Leaving aside Faucher’s disinformation, there hasn’t been so much as a peep from MGM in the intervening two years about the release of their Alamo Bluray, which would naturally be the end result of their so-called restoration process.
12.26.14 quote from a “Save The Alamo Facebook page: “Gary Barber is the worst thing to happen to MGM since Jim ‘The Smiling Cobra’ Aubrey systematically sold off the old company in the early 1970’s. Worse, the film library is at stake this time. MGM seems intent on not only having no interest in restoring and preserving [The Alamo], but in actively seeing it destroyed. Unbelievable that this kind of practice is still going on.”
Here’s a portion of a 7.11.14 HE piece called “MGM Goes On Record As Alamo Restoration Campaign Enters Fifth Dimension”:
“After writing MGM’s p.r. reps at Rubenstein Public Relations for a clarification of MGM’s position, the Rubinstein guys passed along an official statement from Beverly Faucher, MGM’s VP of Asset Management and Delivery Services, and here’s what it said:
‘We are proud to say that the original 65 mm theatrical elements of The Alamo are in fine condition and are not in need of restoration. We are currently restoring the additional 20 minutes found in the 70 mm ‘roadshow’ version of the film. Once this process is complete, all of the elements of the original content will be intact and there will not be a need for further restoration of the film at this time.’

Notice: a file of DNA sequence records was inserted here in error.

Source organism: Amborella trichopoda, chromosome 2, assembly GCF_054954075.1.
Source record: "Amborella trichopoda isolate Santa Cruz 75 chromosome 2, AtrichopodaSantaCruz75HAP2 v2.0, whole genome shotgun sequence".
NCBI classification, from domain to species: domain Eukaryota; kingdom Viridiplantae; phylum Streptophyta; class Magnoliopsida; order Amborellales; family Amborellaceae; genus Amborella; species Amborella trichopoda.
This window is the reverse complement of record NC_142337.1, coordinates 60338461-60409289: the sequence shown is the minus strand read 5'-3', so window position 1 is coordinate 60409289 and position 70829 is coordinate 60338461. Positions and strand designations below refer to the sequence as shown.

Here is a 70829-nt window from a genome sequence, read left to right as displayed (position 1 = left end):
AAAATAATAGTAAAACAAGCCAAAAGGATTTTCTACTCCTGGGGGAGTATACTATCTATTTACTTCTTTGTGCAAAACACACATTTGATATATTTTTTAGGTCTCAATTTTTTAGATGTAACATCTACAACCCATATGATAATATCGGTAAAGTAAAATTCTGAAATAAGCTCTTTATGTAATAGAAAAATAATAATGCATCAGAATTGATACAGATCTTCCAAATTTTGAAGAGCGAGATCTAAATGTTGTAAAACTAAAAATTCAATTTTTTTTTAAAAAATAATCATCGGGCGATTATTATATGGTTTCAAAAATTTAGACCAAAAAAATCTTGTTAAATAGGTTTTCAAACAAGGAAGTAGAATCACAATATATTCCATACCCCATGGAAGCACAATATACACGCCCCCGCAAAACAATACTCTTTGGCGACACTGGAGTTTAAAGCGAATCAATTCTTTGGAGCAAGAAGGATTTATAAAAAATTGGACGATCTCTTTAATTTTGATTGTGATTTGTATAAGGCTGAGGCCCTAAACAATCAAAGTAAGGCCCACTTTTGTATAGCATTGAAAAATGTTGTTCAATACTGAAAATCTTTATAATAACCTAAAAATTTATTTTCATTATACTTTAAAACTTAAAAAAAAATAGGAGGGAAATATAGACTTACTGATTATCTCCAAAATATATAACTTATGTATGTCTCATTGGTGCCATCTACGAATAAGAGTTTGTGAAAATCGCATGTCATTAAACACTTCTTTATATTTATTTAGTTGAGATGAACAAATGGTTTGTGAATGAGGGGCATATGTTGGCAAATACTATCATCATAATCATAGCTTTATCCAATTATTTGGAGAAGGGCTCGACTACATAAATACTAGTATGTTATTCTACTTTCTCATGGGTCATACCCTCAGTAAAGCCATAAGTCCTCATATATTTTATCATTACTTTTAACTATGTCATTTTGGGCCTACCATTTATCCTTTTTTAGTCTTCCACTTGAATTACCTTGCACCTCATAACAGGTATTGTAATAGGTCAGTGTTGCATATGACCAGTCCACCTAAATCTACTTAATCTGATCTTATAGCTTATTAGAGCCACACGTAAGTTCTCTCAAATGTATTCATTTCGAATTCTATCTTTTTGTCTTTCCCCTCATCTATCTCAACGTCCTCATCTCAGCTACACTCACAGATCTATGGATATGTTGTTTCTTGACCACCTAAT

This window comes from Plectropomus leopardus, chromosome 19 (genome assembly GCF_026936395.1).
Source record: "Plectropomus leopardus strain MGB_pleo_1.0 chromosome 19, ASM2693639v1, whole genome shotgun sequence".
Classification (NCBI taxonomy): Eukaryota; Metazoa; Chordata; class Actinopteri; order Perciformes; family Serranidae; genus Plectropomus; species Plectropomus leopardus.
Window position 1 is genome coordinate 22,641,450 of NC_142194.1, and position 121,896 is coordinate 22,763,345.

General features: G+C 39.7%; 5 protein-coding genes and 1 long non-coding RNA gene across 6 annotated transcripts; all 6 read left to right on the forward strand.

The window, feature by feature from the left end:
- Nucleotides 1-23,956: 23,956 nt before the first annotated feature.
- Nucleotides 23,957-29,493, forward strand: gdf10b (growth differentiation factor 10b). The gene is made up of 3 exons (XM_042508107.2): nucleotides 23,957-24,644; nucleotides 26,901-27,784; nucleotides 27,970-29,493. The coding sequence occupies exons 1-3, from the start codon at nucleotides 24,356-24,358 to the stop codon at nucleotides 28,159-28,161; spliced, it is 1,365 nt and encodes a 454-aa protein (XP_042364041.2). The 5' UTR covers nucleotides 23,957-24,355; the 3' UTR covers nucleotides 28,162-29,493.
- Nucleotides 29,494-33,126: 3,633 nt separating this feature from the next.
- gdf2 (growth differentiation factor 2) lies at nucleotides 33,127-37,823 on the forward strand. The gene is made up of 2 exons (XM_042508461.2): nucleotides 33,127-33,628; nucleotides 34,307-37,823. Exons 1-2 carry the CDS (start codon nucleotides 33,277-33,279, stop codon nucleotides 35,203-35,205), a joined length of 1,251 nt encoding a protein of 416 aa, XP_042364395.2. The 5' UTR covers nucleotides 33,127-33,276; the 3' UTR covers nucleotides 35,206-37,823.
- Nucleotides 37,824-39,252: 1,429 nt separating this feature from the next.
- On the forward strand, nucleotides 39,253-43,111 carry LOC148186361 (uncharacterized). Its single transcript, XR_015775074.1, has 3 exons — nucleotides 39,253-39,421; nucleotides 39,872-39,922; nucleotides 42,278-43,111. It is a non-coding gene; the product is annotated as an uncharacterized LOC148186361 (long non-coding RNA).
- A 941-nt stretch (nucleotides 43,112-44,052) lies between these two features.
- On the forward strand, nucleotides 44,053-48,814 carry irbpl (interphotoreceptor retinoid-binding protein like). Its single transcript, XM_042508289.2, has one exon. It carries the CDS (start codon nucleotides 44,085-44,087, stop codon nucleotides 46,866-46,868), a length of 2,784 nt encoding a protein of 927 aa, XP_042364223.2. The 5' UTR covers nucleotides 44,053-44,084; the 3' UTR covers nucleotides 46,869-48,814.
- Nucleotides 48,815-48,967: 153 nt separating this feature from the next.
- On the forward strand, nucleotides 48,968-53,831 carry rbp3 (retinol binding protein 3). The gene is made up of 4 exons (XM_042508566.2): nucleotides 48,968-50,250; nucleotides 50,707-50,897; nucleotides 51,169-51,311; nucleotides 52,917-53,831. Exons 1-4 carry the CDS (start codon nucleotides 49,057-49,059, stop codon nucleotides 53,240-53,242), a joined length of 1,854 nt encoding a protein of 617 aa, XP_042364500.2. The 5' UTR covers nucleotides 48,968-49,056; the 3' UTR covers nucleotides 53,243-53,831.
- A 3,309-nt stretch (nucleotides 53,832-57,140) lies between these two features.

“I’m sorry, but as I was reading the above my eyeballs popped out of their sockets and went boiiinnnnggg!
“I sent along Ms. Faucher’s statement to restoration guru Robert Harris, and he replied Wednesday night around 9 pm. For reasons best not explained I decided yesterday morning to hold this article for a day or so, but no longer. Here is Harris’s reply, chapter and verse:
“‘I have no idea where Ms. Faucher is getting her information, but beyond the oddly worded comment of ‘currently restoring the additional 20 minutes’, which I can’t comment upon, not one of her statements rings true.
‘Everything is incorrect.
‘Let’s take her missive one point at a time.
‘The 65mm theatrical elements of The Alamo are some of the worst mid-20th century film elements that I’ve ever had the unfortunate displeasure to examine. This is not opinion. It is fact. And obvious to any archival professional.
‘If she is currently restoring the film to the original ‘roadshow’ version of the film, she is going to find herself short if she is restoring 20 minutes. The original 65mm roadshow version of John Wayne‘s 1960 film, which ran approximately 192 minutes **, was cut by approximately 2,916 feet plus 11 frames. That equates of a running time of approximately 32 minutes, 25 seconds. This would mathematically leave us with a general release print of 159 minutes and 35 seconds, but a myriad of changes (dissolves, recuts, extra shots) put into the general-release version resulted in a running time of 161 minutes. The final difference, therefore, is 31 minutes.